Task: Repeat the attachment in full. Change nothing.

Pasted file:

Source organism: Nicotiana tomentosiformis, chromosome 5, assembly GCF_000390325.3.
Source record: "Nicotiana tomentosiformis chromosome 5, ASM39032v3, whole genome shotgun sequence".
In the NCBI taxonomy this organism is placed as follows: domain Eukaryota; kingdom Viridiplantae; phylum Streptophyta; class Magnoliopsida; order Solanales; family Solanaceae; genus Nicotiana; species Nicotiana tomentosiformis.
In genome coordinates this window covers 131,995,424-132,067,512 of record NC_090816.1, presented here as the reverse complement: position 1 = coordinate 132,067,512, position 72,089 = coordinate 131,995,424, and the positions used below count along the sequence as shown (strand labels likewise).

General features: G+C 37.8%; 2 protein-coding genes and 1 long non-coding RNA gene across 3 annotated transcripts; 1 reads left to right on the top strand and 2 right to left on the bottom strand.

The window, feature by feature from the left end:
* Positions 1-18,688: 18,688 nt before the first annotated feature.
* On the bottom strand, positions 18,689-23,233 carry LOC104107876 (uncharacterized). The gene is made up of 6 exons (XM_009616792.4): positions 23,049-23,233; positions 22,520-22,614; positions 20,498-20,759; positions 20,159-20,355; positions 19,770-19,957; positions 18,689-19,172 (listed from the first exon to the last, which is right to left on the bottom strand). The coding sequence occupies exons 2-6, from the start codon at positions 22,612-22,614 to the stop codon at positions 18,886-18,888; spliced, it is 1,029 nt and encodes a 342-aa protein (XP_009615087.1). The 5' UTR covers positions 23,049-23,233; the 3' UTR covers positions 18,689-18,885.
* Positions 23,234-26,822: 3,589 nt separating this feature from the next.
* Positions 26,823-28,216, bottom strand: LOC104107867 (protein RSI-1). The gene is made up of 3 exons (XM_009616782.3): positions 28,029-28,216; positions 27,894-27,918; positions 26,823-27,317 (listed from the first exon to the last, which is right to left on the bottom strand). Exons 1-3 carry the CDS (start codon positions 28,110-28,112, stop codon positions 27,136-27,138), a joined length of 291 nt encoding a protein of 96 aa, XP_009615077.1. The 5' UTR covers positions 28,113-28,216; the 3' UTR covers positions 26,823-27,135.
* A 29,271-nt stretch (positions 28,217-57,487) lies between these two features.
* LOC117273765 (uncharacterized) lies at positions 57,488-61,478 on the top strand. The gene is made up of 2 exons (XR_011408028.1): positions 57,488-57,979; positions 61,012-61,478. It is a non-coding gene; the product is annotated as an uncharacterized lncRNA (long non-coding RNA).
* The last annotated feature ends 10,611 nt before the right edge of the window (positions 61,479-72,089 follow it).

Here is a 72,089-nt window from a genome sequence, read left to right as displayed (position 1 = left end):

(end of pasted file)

Source organism: Nicotiana tomentosiformis, chromosome 5, assembly GCF_000390325.3.
Source record: "Nicotiana tomentosiformis chromosome 5, ASM39032v3, whole genome shotgun sequence".
In the NCBI taxonomy this organism is placed as follows: domain Eukaryota; kingdom Viridiplantae; phylum Streptophyta; class Magnoliopsida; order Solanales; family Solanaceae; genus Nicotiana; species Nicotiana tomentosiformis.
In genome coordinates this window covers 131,995,424-132,067,512 of record NC_090816.1, presented here as the reverse complement: position 1 = coordinate 132,067,512, position 72,089 = coordinate 131,995,424, and the positions used below count along the sequence as shown (strand labels likewise).

General features: G+C 37.8%; 2 protein-coding genes and 1 long non-coding RNA gene across 3 annotated transcripts; 1 reads left to right on the top strand and 2 right to left on the bottom strand.

The window, feature by feature from the left end:
* Positions 1-18,688: 18,688 nt before the first annotated feature.
* On the bottom strand, positions 18,689-23,233 carry LOC104107876 (uncharacterized). The gene is made up of 6 exons (XM_009616792.4): positions 23,049-23,233; positions 22,520-22,614; positions 20,498-20,759; positions 20,159-20,355; positions 19,770-19,957; positions 18,689-19,172 (listed from the first exon to the last, which is right to left on the bottom strand). The coding sequence occupies exons 2-6, from the start codon at positions 22,612-22,614 to the stop codon at positions 18,886-18,888; spliced, it is 1,029 nt and encodes a 342-aa protein (XP_009615087.1). The 5' UTR covers positions 23,049-23,233; the 3' UTR covers positions 18,689-18,885.
* Positions 23,234-26,822: 3,589 nt separating this feature from the next.
* Positions 26,823-28,216, bottom strand: LOC104107867 (protein RSI-1). The gene is made up of 3 exons (XM_009616782.3): positions 28,029-28,216; positions 27,894-27,918; positions 26,823-27,317 (listed from the first exon to the last, which is right to left on the bottom strand). Exons 1-3 carry the CDS (start codon positions 28,110-28,112, stop codon positions 27,136-27,138), a joined length of 291 nt encoding a protein of 96 aa, XP_009615077.1. The 5' UTR covers positions 28,113-28,216; the 3' UTR covers positions 26,823-27,135.
* A 29,271-nt stretch (positions 28,217-57,487) lies between these two features.
* LOC117273765 (uncharacterized) lies at positions 57,488-61,478 on the top strand. The gene is made up of 2 exons (XR_011408028.1): positions 57,488-57,979; positions 61,012-61,478. It is a non-coding gene; the product is annotated as an uncharacterized lncRNA (long non-coding RNA).
* The last annotated feature ends 10,611 nt before the right edge of the window (positions 61,479-72,089 follow it).

Here is a 72,089-nt window from a genome sequence, read left to right as displayed (position 1 = left end):